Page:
Accra, Feb. 28, GNA - The National Communications
Authority (NCA) would from March, this year start the field monitoring of the
quality of telecommunication services towards improving their delivery across
A statement issued by the NCA, in Accra, announcing the release of its Quality of Service (QoS) Monitoring Plan, said all the regions would be covered by the end of May.
The First Phase of the Monitoring, would, however, take care of the Ashanti, Eastern, Greater Accra, Northern and Western Regions.
“Mobile Network Operators (MNOs), per their licence, have an obligation to cover all District Capitals and ensure that there is service availability in these areas,” the statement said.
“The service attributes to monitor include coverage obligations, voice quality and data quality as stated in their licence conditions and with specific Key Performance Indicators (KPIs).”
The statement explained that all 3G Licence Holders were required to provide service in all 216 District Capitals and the MNOs were expected to meet and exceed their obligations in their licences.
The monitoring, the statement said, followed a meeting the Authority had with the MNOs to discuss and implement measures on Quality of Service.
Speaking to the issue, according to the statement, the Director General of the NCA, Mr. Joe Anokye, said it was an obligation for both the Regulator and the Service Provider to ensure that consumers were able to make and receive calls and as well, use data services in a convenient manner.
He said communication services had become so pervasive that it was unimaginable to think of living one's life and conducting business without having access to telecommunication services.
He referred to the NCA's decision to permit MNOs with 2G Licences to deploy Universal Mobile Telecommunications Systems (UMTS), which is a 3G technology, to improve voice and data services in unserved and underserved communities across the country.
The Director General said per the plan, the results of the field monitoring would be shared with the MNOs for them to review and for reconciliation to be done, the statement said.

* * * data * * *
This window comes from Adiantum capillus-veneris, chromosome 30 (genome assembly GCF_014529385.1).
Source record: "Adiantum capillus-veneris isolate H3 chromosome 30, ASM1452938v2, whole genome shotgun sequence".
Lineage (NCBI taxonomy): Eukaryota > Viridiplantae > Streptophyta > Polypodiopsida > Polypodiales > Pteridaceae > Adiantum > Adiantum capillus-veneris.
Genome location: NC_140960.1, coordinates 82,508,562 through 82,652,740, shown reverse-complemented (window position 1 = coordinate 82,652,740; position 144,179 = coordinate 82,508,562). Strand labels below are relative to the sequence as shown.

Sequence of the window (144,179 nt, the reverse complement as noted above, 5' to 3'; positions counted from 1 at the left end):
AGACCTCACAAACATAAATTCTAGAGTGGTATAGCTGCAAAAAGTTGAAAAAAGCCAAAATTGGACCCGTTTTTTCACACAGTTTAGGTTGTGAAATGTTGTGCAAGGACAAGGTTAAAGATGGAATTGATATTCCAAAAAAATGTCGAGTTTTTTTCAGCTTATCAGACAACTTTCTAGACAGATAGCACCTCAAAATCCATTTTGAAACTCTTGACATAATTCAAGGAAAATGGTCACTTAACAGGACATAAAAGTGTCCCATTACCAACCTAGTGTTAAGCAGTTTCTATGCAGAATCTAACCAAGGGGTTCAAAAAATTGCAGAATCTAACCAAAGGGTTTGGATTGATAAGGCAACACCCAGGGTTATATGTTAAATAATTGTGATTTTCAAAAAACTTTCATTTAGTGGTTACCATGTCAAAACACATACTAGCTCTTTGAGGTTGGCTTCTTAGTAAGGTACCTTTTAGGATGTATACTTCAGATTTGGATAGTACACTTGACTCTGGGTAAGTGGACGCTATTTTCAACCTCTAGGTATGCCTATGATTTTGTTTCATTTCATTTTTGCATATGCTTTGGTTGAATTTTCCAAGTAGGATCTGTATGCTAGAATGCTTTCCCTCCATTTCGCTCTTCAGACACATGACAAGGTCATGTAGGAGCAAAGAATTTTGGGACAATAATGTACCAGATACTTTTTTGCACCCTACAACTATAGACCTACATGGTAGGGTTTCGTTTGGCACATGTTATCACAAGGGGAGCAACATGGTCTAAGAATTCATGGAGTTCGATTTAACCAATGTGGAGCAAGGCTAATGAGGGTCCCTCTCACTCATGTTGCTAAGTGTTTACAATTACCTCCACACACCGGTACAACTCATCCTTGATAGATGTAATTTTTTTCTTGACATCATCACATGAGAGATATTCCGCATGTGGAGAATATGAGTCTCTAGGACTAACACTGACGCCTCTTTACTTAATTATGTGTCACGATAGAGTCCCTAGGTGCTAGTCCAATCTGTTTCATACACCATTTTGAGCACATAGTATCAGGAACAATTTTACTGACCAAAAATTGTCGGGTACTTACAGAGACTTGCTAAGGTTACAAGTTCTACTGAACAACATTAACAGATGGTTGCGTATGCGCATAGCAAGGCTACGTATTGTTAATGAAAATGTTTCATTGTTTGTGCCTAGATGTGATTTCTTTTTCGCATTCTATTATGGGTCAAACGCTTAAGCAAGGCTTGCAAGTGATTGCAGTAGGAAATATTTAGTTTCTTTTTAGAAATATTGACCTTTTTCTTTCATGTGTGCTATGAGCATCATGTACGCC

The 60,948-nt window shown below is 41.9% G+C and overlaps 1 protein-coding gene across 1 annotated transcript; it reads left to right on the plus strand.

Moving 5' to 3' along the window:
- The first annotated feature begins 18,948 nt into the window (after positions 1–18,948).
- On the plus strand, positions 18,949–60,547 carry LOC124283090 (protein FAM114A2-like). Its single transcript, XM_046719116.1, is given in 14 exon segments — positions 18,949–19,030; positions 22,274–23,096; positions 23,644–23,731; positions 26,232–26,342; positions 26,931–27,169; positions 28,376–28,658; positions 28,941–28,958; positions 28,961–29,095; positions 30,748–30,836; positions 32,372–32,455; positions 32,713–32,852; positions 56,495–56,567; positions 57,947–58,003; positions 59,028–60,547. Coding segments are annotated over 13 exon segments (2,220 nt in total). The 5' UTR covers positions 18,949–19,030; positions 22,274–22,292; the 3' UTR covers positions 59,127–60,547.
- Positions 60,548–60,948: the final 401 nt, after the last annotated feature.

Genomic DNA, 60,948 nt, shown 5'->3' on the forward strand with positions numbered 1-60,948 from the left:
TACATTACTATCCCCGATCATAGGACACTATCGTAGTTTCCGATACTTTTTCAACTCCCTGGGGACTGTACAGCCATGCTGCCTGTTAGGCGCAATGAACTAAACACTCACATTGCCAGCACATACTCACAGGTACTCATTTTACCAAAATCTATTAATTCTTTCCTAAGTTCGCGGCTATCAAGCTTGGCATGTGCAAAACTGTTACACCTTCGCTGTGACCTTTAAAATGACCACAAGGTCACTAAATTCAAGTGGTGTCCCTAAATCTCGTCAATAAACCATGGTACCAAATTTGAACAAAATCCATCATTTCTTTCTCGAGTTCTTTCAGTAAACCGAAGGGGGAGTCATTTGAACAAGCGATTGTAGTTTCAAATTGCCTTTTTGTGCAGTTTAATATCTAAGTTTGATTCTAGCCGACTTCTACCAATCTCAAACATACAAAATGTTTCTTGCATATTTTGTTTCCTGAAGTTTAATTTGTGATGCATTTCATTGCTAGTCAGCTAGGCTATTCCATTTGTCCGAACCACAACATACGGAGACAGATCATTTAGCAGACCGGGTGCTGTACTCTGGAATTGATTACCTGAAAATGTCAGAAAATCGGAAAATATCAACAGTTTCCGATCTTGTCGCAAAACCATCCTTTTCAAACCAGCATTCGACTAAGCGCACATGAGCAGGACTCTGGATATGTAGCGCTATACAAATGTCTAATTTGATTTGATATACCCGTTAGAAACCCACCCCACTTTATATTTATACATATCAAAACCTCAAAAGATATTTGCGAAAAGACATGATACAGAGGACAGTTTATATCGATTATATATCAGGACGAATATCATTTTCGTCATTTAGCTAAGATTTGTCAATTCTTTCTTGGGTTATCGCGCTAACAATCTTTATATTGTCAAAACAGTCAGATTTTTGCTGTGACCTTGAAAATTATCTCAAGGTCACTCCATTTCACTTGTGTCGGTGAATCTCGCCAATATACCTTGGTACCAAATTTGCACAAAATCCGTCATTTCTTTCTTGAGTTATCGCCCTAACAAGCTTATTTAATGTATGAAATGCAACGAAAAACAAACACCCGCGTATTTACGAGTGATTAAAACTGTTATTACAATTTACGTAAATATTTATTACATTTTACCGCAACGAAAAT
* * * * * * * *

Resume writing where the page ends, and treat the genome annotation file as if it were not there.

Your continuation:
“The reports would then be converted and shared with the public for them to know and understand the various issues affecting the delivery of quality of telecommunication services.”
In situations where the issue had to do with poor service due to unavailability of masts and towers or terrain, the community would be engaged to enable them to understand the issues.
“NCA will work with the MNOs to cure the identified gaps within a stated timeframe and another monitoring would then be done to confirm if the issues have been resolved or otherwise and appropriate actions taken,” it said.
These may include sanctions against the MNOs in fines or compensations to their customers.
Mr. Anokye said he was hopeful that these measures would result in improved service and enhance consumer satisfaction.
The MNOs in their meeting with the NCA, earlier on this month, said that site acquisitions for masts and towers and rampant fibre cuts remained their biggest challenges, the statement said.
The National Communications Authority, (NCA), was established by an Act of Parliament, Act 524 in December 1996, which has been repealed and replaced by the National Communications Authority Act, 2008 (Act 769). The Authority is the statutory body mandated to license and to regulate electronic communication activities and services in the country.
NCA regularly monitors the performance of service providers alongside the extensive benchmarks for the Quality of Service (QoS) parameters stated in operator's Licence Conditions.
This Performance Monitoring exercises are conducted quarterly to enhance communications services.
The Authority tests all networks to measure compliance with stated QoS indicators for Voice and Data services.